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October 26, 1998
Volume 51, No. 9



Emory drafting new intellectual property management policy to clarify rules, rights

Alumni and other gifts total $84.9 million for FY98

First Person: After brutal murder, Corry finds 'no peace without justice'

Newest Carlos curator Ronni Baer no stranger to Emory

New greenhouse signals 'additional' direction for biology

Shulman takes a shot at another book for kids with The Germ Patrol

Schatten Gallery hosts exhibition

Nominees sought for Lecture

Theatre Emory focuses on Manley

New e-mail lists enable Emory to reach campus groups quicker

Wellness: Survey shows confusion, loss of ritual limit smokers trying to quit

Marsalis first in University Speakers Series

Musician Wynton Marsalis, along with the Lincoln Center Jazz Orchestra, will inaugurate the University Speakers Series with a sold-out concert in Glenn Auditorium on Nov. 4, a master class with the Emory Jazz Ensemble the afternoon of Nov. 5 and a lecture in Glenn that evening.

The University Speakers Series arose from the work of the Student Government Association and the Campus Life committee of the University Senate, and it has been in the planning stages for more than two years. Its purpose is to help the Emory community come together for an appearance by a highly engaging popular speaker whose message appeals to a broad spectrum of the University community.

Doors open at 7 p.m. for Marsalis' Nov. 5 lecture, "No America, No Jazz," which will begin at 8 p.m.

Workshop on cultural exhibitions to be held Nov. 4

Emory's Center for the Study of Public Scholarship is holding a daylong workshop, "Who's Out There: Communities and Constituencies for Cultural Exhibitions," on Wednesday, Nov. 4, from 9 a.m. to 5 p.m. in Cox Hall Banquet Room 4.

The workshop is open to the Emory community, museum staff, curators, arts administrators and interested members of the public who want to examine the nature of relations between museums and diverse communities, as subjects, collaborators and audience. Internationally recognized curators and scholars from Atlanta and elsewhere will give presentations and lead discussions.

The event is free, but reservations are required. For more information call 404-727-7804.




22 Emory faculty recently granted tenure, promotions

With biologist Fritz, Emory jumps into zebrafish pool

Directed study yields insight on South Asian heritage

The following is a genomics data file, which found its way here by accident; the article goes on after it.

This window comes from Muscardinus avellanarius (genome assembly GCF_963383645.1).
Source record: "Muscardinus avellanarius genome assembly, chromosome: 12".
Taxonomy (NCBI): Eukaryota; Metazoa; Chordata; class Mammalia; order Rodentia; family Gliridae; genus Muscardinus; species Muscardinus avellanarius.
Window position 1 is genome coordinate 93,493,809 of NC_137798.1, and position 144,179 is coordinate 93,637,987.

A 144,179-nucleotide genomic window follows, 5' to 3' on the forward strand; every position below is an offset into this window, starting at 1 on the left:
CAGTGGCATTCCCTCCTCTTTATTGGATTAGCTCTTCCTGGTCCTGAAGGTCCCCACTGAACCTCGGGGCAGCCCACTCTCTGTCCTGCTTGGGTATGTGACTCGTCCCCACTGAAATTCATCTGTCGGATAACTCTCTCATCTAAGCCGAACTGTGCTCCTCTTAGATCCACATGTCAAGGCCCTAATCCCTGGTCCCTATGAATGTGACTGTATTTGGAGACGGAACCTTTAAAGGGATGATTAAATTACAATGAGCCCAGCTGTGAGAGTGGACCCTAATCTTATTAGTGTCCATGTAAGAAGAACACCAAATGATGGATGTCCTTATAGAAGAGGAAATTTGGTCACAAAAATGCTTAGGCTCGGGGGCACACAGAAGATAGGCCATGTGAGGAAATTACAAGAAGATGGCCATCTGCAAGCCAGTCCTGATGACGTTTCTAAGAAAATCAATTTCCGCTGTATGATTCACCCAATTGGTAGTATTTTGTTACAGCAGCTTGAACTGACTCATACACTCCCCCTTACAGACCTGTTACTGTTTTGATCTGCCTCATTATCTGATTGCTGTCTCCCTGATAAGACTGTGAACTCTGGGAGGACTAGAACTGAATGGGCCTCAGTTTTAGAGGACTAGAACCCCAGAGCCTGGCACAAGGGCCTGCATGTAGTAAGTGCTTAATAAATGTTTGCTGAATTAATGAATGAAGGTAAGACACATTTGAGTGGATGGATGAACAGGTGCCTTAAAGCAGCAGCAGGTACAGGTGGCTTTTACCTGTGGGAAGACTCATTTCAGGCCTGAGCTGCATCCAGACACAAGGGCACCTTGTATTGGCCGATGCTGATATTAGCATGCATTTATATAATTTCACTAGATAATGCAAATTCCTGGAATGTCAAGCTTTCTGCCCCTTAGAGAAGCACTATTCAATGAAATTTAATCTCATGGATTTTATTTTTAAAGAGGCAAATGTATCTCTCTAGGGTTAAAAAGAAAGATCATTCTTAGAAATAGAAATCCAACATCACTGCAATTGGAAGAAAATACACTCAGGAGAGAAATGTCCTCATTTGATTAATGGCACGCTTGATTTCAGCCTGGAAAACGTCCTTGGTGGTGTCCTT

Cancelled Albright lecture rescheduled for November

This year's Rosalynn Carter Distinguished Lecture by Secretary of State Madeleine Albright, originally scheduled for last Wednesday, was cancelled due to the Albright's ongoing role in the Middle East peace talks. Ticket-holders will need to keep and use their original tickets to attend the rescheduled lecture, now set for November. Emory Report will publish the new date when it's announced.

Writer Kathy Hogan Trocheck to read from latest novel

The Women's Center hosts mystery writer Kathy Hogan Trocheck in its second annual reading series by women writers of genre fiction Nov. 2 at 7:45 p.m. in 205 White Hall.

Trocheck, an Agatha, Anthony and Macavity mystery award nominee known for her eccentrically charming characters and witty dialogue, was a journalist for 14 years before launching her fiction career. She will read from her latest book, Midnight Clear, the seventh installment in the Callahan Garrity mystery series, where Trocheck takes a dramatic look at family troubles of Garrity, former Atlanta cop, part-time sleuth and full-time owner of House Mouse, a cleaning service that tidies up after the city's elite. Midnight Clear has been optioned by CBS as a possible miniseries and also has been published in England, Germany, Denmark and Holland.

Trocheck's other novels include Crash Course and Lickety Split, which feature protagonist Truman Kicklighter, a retired Florida newspaperman, based in St. Petersburg.

A reception follows the reading and booksigning. For more information call 404-727-2000 or send e-mail to <astarkm@emory.edu>.

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